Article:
Home » Rare birth of ‘miracle’ elephant twins astonish New York zookeepers – National
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Rare birth of ‘miracle’ elephant twins astonish New York zookeepers – National

A zoo in New York is celebrating a “miracle,” announcing that they recently welcomed twin male elephant calves to the world.

The Rosamond Gifford Zoo in Syracuse, N.Y., announced the births of the Asian elephants on Nov. 10 in a series of posts on social media.

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“When we first announced the pregnancy of Asian elephant Mali, we assumed our herd of six Asian elephants would become seven,” the zoo wrote on Twitter.

“Well, we not only welcomed the seventh member of our Asian elephant herd, but our eighth.”

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The twins were a surprise to everyone at the zoo due to the “sheer improbability” of twin elephant births and also the “complexity of elephant ultrasounds,” the zoo said in a press release.

The second calf was born 10 hours after the first, to the astonishment of the staff, but the animal care team sprang into action to help the second-born, who was born significantly weaker than his twin.

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According to the zoo, elephant twins account for less than one per cent of elephant births worldwide, and often twins are stillborn or too weak to survive. Mali’s delivery of two healthy calves marks the first recorded case of surviving elephant twins being born in the U.S.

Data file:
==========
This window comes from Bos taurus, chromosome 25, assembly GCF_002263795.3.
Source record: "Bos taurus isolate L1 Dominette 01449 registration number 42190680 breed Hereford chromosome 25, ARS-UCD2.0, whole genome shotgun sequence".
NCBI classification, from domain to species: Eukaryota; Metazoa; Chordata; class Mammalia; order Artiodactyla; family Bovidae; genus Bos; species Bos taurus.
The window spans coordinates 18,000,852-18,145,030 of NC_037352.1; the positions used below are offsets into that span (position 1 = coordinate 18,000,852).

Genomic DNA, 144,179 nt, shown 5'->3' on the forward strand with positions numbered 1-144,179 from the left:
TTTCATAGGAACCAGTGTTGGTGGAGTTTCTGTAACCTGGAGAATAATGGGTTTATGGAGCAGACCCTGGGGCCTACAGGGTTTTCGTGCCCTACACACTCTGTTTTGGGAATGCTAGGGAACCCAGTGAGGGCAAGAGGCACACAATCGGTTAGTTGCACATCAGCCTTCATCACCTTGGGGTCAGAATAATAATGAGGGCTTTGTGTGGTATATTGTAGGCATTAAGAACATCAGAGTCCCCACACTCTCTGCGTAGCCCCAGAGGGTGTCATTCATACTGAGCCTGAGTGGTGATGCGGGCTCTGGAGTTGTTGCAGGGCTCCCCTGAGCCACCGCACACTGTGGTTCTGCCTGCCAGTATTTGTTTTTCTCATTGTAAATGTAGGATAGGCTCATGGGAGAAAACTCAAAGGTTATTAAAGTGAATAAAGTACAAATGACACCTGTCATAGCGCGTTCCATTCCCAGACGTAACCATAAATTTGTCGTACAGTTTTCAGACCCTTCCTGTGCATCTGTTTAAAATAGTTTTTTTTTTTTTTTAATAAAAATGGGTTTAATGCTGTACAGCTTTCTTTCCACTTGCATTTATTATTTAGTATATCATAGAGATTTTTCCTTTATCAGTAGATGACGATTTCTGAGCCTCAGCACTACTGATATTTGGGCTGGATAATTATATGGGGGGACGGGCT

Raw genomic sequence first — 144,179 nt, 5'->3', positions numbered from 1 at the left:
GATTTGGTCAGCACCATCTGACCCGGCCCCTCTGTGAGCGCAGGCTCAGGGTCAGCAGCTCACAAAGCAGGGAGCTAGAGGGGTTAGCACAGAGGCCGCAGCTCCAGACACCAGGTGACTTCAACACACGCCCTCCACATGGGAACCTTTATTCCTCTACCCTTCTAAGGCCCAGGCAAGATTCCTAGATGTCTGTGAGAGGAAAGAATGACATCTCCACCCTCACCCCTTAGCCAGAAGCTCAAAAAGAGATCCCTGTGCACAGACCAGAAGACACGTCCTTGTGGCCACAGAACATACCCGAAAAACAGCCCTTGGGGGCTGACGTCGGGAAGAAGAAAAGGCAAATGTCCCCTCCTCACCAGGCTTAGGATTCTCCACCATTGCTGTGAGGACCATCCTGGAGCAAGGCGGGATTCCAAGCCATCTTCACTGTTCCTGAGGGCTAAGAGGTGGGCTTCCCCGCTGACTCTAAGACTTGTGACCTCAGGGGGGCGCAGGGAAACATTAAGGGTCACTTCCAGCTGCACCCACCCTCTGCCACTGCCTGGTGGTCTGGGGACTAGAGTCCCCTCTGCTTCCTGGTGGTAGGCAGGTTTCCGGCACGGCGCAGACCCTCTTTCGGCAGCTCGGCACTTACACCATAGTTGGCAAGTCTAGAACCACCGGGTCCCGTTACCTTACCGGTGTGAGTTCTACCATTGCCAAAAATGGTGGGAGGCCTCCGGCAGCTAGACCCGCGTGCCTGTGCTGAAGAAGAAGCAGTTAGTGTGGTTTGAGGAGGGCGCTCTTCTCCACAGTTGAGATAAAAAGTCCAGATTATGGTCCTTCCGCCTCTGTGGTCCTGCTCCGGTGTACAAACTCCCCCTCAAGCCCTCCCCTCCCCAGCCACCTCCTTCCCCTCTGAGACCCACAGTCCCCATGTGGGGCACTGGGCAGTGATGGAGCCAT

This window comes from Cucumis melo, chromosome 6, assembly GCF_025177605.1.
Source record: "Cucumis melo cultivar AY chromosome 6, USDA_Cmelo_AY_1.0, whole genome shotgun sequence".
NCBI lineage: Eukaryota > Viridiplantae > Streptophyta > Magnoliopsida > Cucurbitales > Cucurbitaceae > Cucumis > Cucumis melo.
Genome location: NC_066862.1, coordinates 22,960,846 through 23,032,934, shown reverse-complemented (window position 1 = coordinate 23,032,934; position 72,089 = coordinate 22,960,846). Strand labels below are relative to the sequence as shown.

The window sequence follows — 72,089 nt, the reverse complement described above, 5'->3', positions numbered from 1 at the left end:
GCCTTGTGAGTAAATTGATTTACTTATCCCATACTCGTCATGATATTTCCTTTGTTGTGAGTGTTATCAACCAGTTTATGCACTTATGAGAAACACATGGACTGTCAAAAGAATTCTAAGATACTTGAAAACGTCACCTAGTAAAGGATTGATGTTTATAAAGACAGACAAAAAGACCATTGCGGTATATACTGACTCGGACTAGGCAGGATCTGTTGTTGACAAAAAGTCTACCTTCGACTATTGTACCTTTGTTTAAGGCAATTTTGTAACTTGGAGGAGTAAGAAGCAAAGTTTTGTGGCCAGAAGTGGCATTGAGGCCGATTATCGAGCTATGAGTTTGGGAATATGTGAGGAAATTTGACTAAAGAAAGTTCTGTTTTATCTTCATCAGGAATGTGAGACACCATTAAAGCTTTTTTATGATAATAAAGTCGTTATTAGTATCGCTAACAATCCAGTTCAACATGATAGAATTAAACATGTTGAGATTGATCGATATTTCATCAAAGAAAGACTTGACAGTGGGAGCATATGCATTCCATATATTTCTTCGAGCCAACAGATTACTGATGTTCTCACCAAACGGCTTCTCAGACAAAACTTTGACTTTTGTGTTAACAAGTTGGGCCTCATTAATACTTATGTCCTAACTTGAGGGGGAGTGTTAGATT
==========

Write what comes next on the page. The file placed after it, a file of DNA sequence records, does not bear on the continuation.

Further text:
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“I can’t commend my team enough for all they have done these past few weeks to ensure the care and safety of Mali and her twins. It has been incredible to watch them in action and witness the high level of expertise, professionalism and focus under pressure,” said Zoo Director Ted Fox.

Mali’s first calf was born on Oct. 24 weighing 220 pounds. The second calf weighed 237 pounds.

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The zoo says their animal care team has been “monitoring the twins around the clock” for the past two weeks to “ensure both are thriving.”

Asian elephants are classified as Endangered by the International Union for the Conservation of Nature. Their wild populations are threatened by human conflict, habitat destruction and ivory poachers. There are an estimated 20,000 individuals left in the wild.

&copy 2022 Global News, a division of Corus Entertainment Inc.

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